Following the expiration of two TiVo patents, Comcast restored a remote DVR recording function for video streaming apps for web browsers and mobile devices.
Comcast pulled the remote DVR scheduling function from its Xfinity Stream app for mobile devices and web browsers in November 2017 following a "limited exclusion order" handed down by the International Trade Commission (ITC) favoring TiVo. That represented just one scrum in an extended patent battle occurring between Comcast and TiVo at the ITC and in multiple US civil courts.
At the time, Comcast said it disagreed with the ITC's ruling as it prepared to appeal, arguing TiVo's patents were obsolete and that the MSO had independently developed the underpinnings of its X1 video platform.
Comcast restored the remote DVR recording feature on Monday, September 23. Xfinity Stream users were presented with a pop-up indicating this functionality was now available to them in the app. That restoration comes weeks after the patents that formed the basis of the ITC ruling expired, and after the Patent Trial and Appeals Board (PTAB) invalidated them.
Both of those TiVo patents -- US No. 8,006,263 and US No. 8,578,413 -- describe an "Interactive television program guide with remote access." TiVo filed the '263 patent in October 2005 and it was granted in August 2011; it filed the '413 patent in October 2011 and received it in November 2013.
TiVo: Patent expirations have 'no impact' on its licensing deals
TiVo, which is in the process of separating its products business and its intellectual/licensing business, said the expiration of those patents have no bearing on Comcast's decision to reinstate the remote DVR scheduling feature and is a further indicator of the value of TiVo's intellectual property.
"The expiration of these patents has no impact on TiVo's licensing deals. Patent expiration occurs in the ordinary course of business and we plan for it," Arvin Patel, executive vice president and chief intellectual property officer at Rovi Corp. (a unit of TiVo), said in a statement to Light Reading. "Comcast's decision to reinstate the remote DVR functionality is an implicit admission of the value of TiVo technology. It shows that their comments calling TiVo patented technology 'obsolete' was a false statement from the beginning."
Comcast, of course, has a different opinion. "While we disagreed with the ITC's decision, we removed this feature while pursuing an appeal," a Comcast spokesperson said in response to TiVo's statement on this matter. "Our position has always been that these patents were invalid -- which the Patent Office has confirmed -- and that it was wrong for Rovi to deprive our customers of the use of a feature we created and that Rovi didn't invent. Rovi's aging and increasingly obsolete portfolio has little if any relevance to Comcast's independently developed technology."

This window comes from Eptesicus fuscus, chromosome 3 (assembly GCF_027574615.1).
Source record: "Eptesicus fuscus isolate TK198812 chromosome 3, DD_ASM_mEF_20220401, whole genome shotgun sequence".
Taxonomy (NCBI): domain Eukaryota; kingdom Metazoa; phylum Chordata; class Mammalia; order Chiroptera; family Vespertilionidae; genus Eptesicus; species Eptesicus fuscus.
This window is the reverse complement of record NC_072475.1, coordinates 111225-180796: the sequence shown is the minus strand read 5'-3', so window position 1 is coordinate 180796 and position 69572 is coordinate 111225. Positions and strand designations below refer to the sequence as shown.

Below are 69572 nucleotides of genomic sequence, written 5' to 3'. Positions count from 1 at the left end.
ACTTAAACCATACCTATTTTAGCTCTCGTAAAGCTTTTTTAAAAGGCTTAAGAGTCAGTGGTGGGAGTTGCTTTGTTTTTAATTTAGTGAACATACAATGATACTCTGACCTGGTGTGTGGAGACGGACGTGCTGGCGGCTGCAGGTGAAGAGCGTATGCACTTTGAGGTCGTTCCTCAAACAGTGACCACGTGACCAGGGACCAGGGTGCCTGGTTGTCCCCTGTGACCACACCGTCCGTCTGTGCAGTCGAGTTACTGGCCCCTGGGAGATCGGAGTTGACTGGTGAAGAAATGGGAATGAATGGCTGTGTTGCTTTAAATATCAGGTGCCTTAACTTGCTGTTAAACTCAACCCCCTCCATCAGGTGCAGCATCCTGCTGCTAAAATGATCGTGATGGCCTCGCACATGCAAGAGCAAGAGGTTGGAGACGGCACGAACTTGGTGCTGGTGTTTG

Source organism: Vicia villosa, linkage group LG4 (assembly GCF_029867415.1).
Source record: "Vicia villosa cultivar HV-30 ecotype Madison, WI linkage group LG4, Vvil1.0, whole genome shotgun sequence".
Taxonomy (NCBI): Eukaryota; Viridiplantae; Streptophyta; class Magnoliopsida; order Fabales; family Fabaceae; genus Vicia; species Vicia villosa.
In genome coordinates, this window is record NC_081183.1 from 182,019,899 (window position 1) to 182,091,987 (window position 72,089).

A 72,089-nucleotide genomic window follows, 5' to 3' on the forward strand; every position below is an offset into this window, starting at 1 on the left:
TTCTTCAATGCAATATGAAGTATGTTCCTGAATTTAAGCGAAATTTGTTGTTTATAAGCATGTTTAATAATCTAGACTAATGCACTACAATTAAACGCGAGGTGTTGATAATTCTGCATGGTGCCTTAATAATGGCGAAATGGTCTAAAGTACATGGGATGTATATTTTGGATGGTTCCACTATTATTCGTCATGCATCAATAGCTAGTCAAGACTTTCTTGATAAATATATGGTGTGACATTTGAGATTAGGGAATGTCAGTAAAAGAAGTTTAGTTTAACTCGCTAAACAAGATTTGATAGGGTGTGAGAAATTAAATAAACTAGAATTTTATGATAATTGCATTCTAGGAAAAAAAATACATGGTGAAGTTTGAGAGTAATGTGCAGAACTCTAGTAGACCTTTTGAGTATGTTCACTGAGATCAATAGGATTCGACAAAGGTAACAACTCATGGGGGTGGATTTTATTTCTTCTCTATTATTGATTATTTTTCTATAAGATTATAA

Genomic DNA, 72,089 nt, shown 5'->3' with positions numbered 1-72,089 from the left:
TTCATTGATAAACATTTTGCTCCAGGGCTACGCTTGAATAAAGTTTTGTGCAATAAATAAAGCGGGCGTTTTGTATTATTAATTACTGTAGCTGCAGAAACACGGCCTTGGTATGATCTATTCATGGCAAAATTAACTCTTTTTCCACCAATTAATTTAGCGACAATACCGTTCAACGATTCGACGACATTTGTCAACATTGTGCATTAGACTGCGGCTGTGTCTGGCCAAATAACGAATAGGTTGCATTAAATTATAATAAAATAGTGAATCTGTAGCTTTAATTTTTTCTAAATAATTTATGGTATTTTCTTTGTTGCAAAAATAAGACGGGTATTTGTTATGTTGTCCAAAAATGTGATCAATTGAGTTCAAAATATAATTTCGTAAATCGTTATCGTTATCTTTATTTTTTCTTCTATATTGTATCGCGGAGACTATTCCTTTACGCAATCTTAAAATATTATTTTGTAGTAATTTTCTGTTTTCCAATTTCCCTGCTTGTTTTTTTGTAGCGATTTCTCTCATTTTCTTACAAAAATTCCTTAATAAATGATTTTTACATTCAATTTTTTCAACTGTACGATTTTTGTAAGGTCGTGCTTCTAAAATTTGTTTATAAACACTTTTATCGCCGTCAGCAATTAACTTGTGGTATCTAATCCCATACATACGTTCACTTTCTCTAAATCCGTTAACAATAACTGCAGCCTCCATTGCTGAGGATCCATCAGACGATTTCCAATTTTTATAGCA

Multi-front legal battle
TiVo and Comcast have been punching and counter-punching in the courts for months, with neither side willing to buckle. TiVo has continued to hit Comcast with additional suits asserting more patent claims that, it hopes, will cause Comcast to remove important features from its service or compel Comcast to sign a new deal. Meanwhile, Comcast has tried to neutralize TiVo's asserted patents at every turn while arguing the cable operator developed its X1 technology in-house.
Of recent note, a judge at the ITC issued an initial determination in June that Comcast had not infringed on three asserted claims by TiVo, but did infringe on two claims that might cause Comcast to disable what's viewed as a minor feature that highlights search results that come from inquiries entered into the MSO's video platform using a remote control. However, disabling those highlights would not prevent the search results from being presented.
Speaking on the company's Q2 earnings call in July, recently named TiVo CEO David Shull stressed that TiVo is "committed to this lengthy legal process," holding that the company has "hundreds" of patents it believes are related to Comcast's X1 platform.
The TiVo/Rovi license with Comcast expired on March 31, 2016. Comcast, whose X1 platform is a core element of its own video platform and central to its X1 syndication agreements with cable operators such as Cox Communications and Rogers Communications, is the only major US pay-TV provider that did not re-sign a licensing agreement with TiVo/Rovi.
- TiVo 'On Track' to Split Its Product & Licensing Businesses
- TiVo declares victory against Comcast following ITC ruling
- Dave Shull Named TiVo CEO Amid Plan to Split Biz
- Comcast Sunsetting VoD Support on TiVo Retail Boxes
- ITC to Investigate Rovi/TiVo Complaint Against Comcast
- TiVo/Rovi Seeks to Block Comcast X1 Box, Broadband Gateway Imports
- TiVo Fires Another Lawsuit at Comcast
— Jeff Baumgartner, Senior Editor, Light Reading